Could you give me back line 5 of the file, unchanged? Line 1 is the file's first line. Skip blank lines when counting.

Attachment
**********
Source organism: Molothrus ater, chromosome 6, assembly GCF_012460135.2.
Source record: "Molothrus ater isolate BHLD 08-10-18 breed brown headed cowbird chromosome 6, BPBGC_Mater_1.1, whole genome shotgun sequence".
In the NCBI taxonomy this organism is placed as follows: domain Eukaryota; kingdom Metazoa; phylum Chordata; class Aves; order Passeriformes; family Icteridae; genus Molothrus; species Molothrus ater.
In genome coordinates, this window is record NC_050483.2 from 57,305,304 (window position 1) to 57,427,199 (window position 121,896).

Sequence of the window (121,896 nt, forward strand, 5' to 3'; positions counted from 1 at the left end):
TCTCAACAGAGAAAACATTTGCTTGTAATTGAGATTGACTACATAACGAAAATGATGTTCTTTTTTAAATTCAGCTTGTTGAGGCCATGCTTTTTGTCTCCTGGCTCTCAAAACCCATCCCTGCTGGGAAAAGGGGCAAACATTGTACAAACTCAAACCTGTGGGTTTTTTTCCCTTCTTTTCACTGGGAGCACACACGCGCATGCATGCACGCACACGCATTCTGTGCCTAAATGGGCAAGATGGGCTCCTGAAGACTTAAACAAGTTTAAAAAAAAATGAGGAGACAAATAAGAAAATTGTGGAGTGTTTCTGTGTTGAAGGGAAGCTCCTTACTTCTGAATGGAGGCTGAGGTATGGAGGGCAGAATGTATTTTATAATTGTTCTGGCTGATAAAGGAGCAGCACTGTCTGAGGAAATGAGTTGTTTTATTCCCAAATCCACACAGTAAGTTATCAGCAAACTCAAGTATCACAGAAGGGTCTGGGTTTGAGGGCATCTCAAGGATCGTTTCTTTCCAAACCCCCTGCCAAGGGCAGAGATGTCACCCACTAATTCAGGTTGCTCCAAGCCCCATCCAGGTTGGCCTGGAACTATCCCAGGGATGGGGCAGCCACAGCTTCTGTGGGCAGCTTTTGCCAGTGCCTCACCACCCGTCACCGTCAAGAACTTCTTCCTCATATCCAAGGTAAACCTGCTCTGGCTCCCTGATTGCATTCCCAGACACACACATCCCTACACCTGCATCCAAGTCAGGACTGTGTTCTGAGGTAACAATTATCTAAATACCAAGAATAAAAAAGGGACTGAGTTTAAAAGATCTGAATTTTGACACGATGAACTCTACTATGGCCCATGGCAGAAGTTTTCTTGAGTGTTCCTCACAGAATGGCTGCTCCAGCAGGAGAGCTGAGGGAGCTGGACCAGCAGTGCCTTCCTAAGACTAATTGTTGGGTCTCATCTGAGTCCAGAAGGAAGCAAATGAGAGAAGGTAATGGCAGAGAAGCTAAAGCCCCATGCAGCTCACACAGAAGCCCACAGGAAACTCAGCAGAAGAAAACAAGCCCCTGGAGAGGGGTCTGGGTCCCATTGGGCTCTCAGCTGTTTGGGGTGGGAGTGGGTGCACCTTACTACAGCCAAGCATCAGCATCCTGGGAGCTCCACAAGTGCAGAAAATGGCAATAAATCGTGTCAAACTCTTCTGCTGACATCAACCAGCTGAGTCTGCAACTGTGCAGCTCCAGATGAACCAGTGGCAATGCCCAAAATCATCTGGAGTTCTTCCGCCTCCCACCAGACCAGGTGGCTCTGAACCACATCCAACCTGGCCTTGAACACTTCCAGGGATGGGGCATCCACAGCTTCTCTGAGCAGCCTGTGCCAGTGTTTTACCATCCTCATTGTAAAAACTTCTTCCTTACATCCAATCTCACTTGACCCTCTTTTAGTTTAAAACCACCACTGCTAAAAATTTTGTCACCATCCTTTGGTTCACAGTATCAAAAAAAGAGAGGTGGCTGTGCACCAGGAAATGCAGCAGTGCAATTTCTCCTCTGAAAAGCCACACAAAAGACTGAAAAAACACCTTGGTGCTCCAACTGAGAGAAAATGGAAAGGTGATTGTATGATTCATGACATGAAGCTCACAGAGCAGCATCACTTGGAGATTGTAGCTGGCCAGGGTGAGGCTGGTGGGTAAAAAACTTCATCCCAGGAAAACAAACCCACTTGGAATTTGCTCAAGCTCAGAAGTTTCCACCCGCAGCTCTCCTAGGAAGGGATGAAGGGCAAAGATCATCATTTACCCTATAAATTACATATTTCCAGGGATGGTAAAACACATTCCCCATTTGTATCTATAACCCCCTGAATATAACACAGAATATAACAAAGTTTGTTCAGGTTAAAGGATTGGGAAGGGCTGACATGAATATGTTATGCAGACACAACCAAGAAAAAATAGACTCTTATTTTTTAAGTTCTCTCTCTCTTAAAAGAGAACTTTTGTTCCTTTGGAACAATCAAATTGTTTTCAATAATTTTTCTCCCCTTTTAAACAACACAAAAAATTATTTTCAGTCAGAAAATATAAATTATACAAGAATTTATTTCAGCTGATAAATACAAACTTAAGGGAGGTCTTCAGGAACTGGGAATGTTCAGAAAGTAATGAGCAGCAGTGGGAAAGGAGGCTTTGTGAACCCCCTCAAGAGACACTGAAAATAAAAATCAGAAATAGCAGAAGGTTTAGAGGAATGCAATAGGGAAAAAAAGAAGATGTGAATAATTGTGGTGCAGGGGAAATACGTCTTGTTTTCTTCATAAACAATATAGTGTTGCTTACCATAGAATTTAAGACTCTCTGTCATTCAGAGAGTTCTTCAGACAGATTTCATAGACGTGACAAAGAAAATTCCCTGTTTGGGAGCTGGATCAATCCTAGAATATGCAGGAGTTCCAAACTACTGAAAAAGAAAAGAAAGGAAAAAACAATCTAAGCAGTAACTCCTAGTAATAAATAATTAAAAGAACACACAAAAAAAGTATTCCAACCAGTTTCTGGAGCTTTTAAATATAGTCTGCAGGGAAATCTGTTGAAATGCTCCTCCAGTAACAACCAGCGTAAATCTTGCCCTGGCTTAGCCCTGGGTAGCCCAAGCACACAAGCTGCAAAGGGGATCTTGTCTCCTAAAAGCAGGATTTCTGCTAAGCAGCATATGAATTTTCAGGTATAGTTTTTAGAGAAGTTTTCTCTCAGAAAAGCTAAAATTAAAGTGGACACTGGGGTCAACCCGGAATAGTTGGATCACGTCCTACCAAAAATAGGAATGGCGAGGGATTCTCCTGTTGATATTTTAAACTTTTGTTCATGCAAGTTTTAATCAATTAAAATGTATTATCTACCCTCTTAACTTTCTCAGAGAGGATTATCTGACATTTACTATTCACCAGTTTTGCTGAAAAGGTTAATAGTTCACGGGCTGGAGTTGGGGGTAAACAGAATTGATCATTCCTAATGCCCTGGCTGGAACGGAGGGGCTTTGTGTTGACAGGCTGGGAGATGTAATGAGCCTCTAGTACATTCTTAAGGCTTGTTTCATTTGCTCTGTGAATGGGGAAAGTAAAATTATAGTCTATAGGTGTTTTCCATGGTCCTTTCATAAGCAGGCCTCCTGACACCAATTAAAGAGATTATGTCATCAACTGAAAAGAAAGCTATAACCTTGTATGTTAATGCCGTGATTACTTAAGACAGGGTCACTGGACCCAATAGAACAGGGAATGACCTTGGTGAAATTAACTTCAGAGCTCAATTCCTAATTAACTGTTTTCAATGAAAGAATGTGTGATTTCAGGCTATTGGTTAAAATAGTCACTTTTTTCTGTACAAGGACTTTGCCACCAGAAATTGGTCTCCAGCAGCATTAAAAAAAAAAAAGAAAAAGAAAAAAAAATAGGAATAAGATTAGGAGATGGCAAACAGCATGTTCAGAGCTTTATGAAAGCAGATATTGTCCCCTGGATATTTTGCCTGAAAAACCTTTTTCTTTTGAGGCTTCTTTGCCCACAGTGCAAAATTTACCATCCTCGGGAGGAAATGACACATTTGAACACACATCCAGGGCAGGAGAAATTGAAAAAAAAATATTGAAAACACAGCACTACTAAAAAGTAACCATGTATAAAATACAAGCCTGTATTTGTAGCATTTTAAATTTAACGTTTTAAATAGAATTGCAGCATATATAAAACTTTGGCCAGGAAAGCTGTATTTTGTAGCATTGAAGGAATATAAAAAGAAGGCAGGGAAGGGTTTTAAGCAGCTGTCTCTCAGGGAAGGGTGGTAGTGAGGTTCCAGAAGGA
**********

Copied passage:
Sequence of the window (121,896 nt, forward strand, 5' to 3'; positions counted from 1 at the left end):